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By Tamo Zwinge

If they don't listen, they will suffer the consequences

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After discussing the new investment model on Companisto, lifetime participation, in my last article, I want to focus on another important issue today: start-up reporting for Companists.

All participation contracts on Companisto require the start-up to publish an investor update for their Companists once per quarter. In these investor updates, the start-ups inform their Companists about business developments and share the challenges a start-up faces when developing a successful company. The content of these investor updates became more and more specific over the course of the last years. While participation contracts from the early days of Companisto included basically no guidelines on which information to include in the update, the participation contracts since the end of 2014 have specified that investor updates must include information on revenues, gross profit, EBIT, the liquidity situation as well as the areas "Strategy and Product", "Sales and Marketing", "Press" and "Personnel". Companists can access the publication dates for the quarterly investor updates in the start-ups' investor relations sections.

But what happens if a start-up does not publish its update on time? What does Companisto do in this case? This justified question was a hot topic in the Companisto community in the past months. We took the crowd's suggestions seriously and have installed additional internal processes at Companisto.

Since early 2016, we have agreed on penalties with the new start-ups for the case that they do not submit a complete investor update, or if it is not on time. We have even started to consistently, and with the help of lawyers, enforce this development with start-ups that were launched before the penalty clause was introduced. So basically, if they don't listen, they will suffer the consequences. We have even assigned an employee the task of ensuring that all investor updates are punctual, that start-ups are reminded about the updates and, if necessary, to enforce the reporting obligation with the help of our lawyers.

Ever since introduction of the new process, we have been able to raise the punctuality rate of investor updates to a significant 94.59%, which means that 70 of 74 investor updates have been on time since then, and only 4 arrived with a (slight) delay. We are confident that we will be able to increase the rate to almost 100% with the new system. I would just like to use this opportunity to reiterate that the large majority of start-ups submit their reports on time without prior reminders. So far, we have not had to legally enforce a single report. The start-ups are themselves very dedicated to publishing their updates punctually. Nonetheless, with 64 start-ups financed by Companists, it is vital to establish certain processes.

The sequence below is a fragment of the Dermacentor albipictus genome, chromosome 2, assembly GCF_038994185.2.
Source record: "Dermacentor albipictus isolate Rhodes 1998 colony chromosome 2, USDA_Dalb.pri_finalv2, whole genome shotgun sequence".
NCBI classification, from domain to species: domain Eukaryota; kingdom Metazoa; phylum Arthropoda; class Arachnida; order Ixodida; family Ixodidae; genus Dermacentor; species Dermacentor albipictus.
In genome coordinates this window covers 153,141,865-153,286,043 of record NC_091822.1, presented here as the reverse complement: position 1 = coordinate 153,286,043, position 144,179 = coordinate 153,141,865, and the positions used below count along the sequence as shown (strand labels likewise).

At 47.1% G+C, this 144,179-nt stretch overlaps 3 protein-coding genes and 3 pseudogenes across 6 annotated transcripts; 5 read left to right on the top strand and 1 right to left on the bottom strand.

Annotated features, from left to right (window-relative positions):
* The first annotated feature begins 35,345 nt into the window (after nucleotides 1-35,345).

Since May 2015, we have additionally increased the scope of the investor updates. All start-ups that were launched since that time not only report on revenues, gross profit, EBIT, the liquidity situation and the areas "Strategy and Product", "Sales and Marketing", "Press" and "Personnel" but also put together a comparison of target values and actual values in relation to their current annual budget and report on current challenges, highlights and their intended next steps.

We will continue to discuss how to develop reporting in the future. It is, however, important to find the right balance between the Companists' justified thirst for information and the equally justified interest of the start-ups to not publish internal information relevant for the competition as this would otherwise also damage the investors. To balance these two sides is a building block of mutual success.

The penalties are naturally not intended as a new source of income for Companisto but should benefit the Companists. Do you have any suggestions on how to use possible future "income" in the case of implemented penalties so as to benefit the Companists? And what do you, as a Companist, think about this development? Share your thoughts with us! I look forwarding to interesting discussions.

Tamo Zwinge

 

About the author: Tamo Zwinge is the founder of Companisto and used to work as a lawyer specializing in corporate law, corporate transactions and private clients in the major international law firm CMS Hasche Sigle. He was a participant in expert hearings at the Finance Committee of the German parliament on the protection of small investors act and has published international legal essays on corporate governance topics in the US and England. Tamo Zwinge holds a First Class Honors Master of Laws (LL.M) degree in commercial law with a focus on "International Company and Capital Markets Law", "Corporate Governance" und "International Sales and Finance" from Auckland University.



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